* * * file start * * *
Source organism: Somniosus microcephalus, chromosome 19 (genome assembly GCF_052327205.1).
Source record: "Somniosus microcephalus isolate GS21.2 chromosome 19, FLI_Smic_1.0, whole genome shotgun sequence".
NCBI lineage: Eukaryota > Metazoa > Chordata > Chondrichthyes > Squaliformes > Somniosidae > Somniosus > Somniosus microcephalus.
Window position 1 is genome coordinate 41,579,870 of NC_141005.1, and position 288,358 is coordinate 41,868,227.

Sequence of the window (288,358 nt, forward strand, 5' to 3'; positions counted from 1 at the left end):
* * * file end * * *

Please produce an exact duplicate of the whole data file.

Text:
Source organism: Somniosus microcephalus, chromosome 19 (genome assembly GCF_052327205.1).
Source record: "Somniosus microcephalus isolate GS21.2 chromosome 19, FLI_Smic_1.0, whole genome shotgun sequence".
NCBI lineage: Eukaryota > Metazoa > Chordata > Chondrichthyes > Squaliformes > Somniosidae > Somniosus > Somniosus microcephalus.
Window position 1 is genome coordinate 41,579,870 of NC_141005.1, and position 288,358 is coordinate 41,868,227.

Sequence of the window (288,358 nt, forward strand, 5' to 3'; positions counted from 1 at the left end):